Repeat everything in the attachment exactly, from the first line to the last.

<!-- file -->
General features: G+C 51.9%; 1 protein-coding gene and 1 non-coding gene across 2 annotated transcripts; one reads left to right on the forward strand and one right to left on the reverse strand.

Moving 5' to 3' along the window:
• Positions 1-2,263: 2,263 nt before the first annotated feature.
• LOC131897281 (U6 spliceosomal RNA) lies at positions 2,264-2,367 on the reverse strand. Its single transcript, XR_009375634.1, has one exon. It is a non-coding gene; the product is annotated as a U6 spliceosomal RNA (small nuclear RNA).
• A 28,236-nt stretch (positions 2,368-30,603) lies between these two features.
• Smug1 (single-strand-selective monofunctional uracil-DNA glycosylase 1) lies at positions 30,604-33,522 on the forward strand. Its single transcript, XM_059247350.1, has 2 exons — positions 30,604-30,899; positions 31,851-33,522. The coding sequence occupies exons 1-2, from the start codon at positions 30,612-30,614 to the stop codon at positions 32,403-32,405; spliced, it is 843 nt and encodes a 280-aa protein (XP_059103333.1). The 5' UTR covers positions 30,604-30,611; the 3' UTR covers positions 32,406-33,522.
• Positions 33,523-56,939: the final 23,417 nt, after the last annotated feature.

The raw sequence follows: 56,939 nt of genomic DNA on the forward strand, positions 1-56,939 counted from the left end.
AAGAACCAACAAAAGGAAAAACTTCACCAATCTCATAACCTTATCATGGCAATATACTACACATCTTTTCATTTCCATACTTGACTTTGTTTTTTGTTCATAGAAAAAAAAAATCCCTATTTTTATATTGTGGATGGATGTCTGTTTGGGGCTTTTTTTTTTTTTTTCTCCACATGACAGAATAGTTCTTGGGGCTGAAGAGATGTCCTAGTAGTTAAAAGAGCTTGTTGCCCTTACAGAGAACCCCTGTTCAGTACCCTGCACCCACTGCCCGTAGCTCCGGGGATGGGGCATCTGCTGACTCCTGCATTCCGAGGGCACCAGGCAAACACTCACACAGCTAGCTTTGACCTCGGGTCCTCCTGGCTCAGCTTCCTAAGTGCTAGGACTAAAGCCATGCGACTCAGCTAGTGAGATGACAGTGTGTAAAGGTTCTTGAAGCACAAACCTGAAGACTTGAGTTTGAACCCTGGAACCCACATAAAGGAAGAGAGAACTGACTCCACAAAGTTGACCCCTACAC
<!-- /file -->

General features: G+C 51.9%; 1 protein-coding gene and 1 non-coding gene across 2 annotated transcripts; one reads left to right on the forward strand and one right to left on the reverse strand.

Moving 5' to 3' along the window:
• Positions 1-2,263: 2,263 nt before the first annotated feature.
• LOC131897281 (U6 spliceosomal RNA) lies at positions 2,264-2,367 on the reverse strand. Its single transcript, XR_009375634.1, has one exon. It is a non-coding gene; the product is annotated as a U6 spliceosomal RNA (small nuclear RNA).
• A 28,236-nt stretch (positions 2,368-30,603) lies between these two features.
• Smug1 (single-strand-selective monofunctional uracil-DNA glycosylase 1) lies at positions 30,604-33,522 on the forward strand. Its single transcript, XM_059247350.1, has 2 exons — positions 30,604-30,899; positions 31,851-33,522. The coding sequence occupies exons 1-2, from the start codon at positions 30,612-30,614 to the stop codon at positions 32,403-32,405; spliced, it is 843 nt and encodes a 280-aa protein (XP_059103333.1). The 5' UTR covers positions 30,604-30,611; the 3' UTR covers positions 32,406-33,522.
• Positions 33,523-56,939: the final 23,417 nt, after the last annotated feature.

The raw sequence follows: 56,939 nt of genomic DNA on the forward strand, positions 1-56,939 counted from the left end.
AAGAACCAACAAAAGGAAAAACTTCACCAATCTCATAACCTTATCATGGCAATATACTACACATCTTTTCATTTCCATACTTGACTTTGTTTTTTGTTCATAGAAAAAAAAAATCCCTATTTTTATATTGTGGATGGATGTCTGTTTGGGGCTTTTTTTTTTTTTTTCTCCACATGACAGAATAGTTCTTGGGGCTGAAGAGATGTCCTAGTAGTTAAAAGAGCTTGTTGCCCTTACAGAGAACCCCTGTTCAGTACCCTGCACCCACTGCCCGTAGCTCCGGGGATGGGGCATCTGCTGACTCCTGCATTCCGAGGGCACCAGGCAAACACTCACACAGCTAGCTTTGACCTCGGGTCCTCCTGGCTCAGCTTCCTAAGTGCTAGGACTAAAGCCATGCGACTCAGCTAGTGAGATGACAGTGTGTAAAGGTTCTTGAAGCACAAACCTGAAGACTTGAGTTTGAACCCTGGAACCCACATAAAGGAAGAGAGAACTGACTCCACAAAGTTGACCCCTACAC